Job seekers flock to SAE Career Fair

  • 23-Oct-2008 02:24 EDT
Career 2008.jpg
Earl Emrick with Volt Technical Resources makes the final preparations on a computer before posting some openings that the company has.

The widespread downsizing that continues to plague the automotive industry means lots of out-of-work technical specialists, and that’s a good thing for recruiters.

"I’m seeing more qualified candidates here than I would find at a general career fair, and that’s probably because this career fair is associated with SAE,” said Craig Pyke, a recruiter for Brose, during the SAE Career Fair at the recent Convergence 2008 show in Detroit. The automotive supplier has 400 positions to fill worldwide with 60 of those openings—including engineering jobs—in North America.

The show floor's career fair zone buzzed with briefcase-carrying job seekers shortly after its noon opening on Monday, Oct. 20. Job hunters were passing out resumes to the career fair’s exhibitors and were scanning racks stuffed with job leads. “The racks have more than 100 postings of open positions,” said Tracy Fedkoe with SAE International’s Career Services.

Shawn Bagos carpooled to downtown Detroit just to network and check out job opportunities at the career fair. He lost his job with Ford Motor Co. on July 1. “I was released in the last wave of cost reductions,” said Bagos, who received a severance package.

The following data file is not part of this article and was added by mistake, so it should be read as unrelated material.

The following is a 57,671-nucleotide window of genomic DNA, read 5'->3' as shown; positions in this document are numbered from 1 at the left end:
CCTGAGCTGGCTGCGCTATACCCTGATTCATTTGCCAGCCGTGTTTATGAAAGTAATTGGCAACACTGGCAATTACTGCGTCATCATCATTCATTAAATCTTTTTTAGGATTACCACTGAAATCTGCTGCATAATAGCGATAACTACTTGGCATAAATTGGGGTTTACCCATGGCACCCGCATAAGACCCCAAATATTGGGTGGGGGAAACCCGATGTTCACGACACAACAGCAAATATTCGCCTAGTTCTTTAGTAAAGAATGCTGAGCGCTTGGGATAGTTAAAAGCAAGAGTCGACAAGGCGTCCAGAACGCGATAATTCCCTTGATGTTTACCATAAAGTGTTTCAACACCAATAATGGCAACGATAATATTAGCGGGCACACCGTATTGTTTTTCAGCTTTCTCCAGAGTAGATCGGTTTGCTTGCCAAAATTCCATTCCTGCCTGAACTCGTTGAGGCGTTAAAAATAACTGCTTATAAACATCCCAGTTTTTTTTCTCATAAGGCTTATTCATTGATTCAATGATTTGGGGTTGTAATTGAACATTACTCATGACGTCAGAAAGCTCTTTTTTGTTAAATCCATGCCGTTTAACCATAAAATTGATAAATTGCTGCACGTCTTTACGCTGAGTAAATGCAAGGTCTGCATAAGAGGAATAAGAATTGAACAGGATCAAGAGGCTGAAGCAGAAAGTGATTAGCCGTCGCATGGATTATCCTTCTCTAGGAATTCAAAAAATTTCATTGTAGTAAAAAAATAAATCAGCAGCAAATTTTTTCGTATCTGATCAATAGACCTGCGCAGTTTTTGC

The mechanical engineer, who has project management experience, was awaiting an in-person interview when a company representative notified him that hiring for the project was being delayed because of “economic uncertainties.” “The project wasn’t canned but put on-hold so that leaves me a reasonable amount of hope,” Bagos said.

Bagos would prefer to stay in Michigan as he “just purchased a home prior to my release.” Engineers who want jobs in Michigan are no surprise to recruiters. Job recruiter Lynette Yancy feels a main reason the Booz Allen Hamilton positions available for systems and vehicle engineers are still vacant after more than three months is because the jobs are not located in Detroit.

“We’ve been looking to fill these positions for a while. And for a management consultant firm, the longer an engineering position goes unfilled, that’s revenue that isn’t being generated for the company,” said Yancy.

Jennifer Muns is ready to re-generate some income. The 23-year-old mechanical engineer spent two years working in a student co-op position and continued that job for another year and a half in the same position as a contract worker before downsizing consumed the job. “I had a feeling that automotive might not be the way to go, but living in Michigan it really is one of the most predominant industries,” Muns said.

Muns is slated for a second interview with an aerospace company in Ann Arbor, MI, and she might have an opportunity with an automotive-supplier company in Chicago. “If I can get into aerospace, I’d be happy. To me, it seems more stable,” Muns said.

Mary K. Ross, Director of Recruiting Services for The Barton Group, an executive search and technology-recruiting firm, said the company has several job openings from its clients that need to be filled. “There are engineering jobs, but those jobs are tough to find in Michigan right now.”


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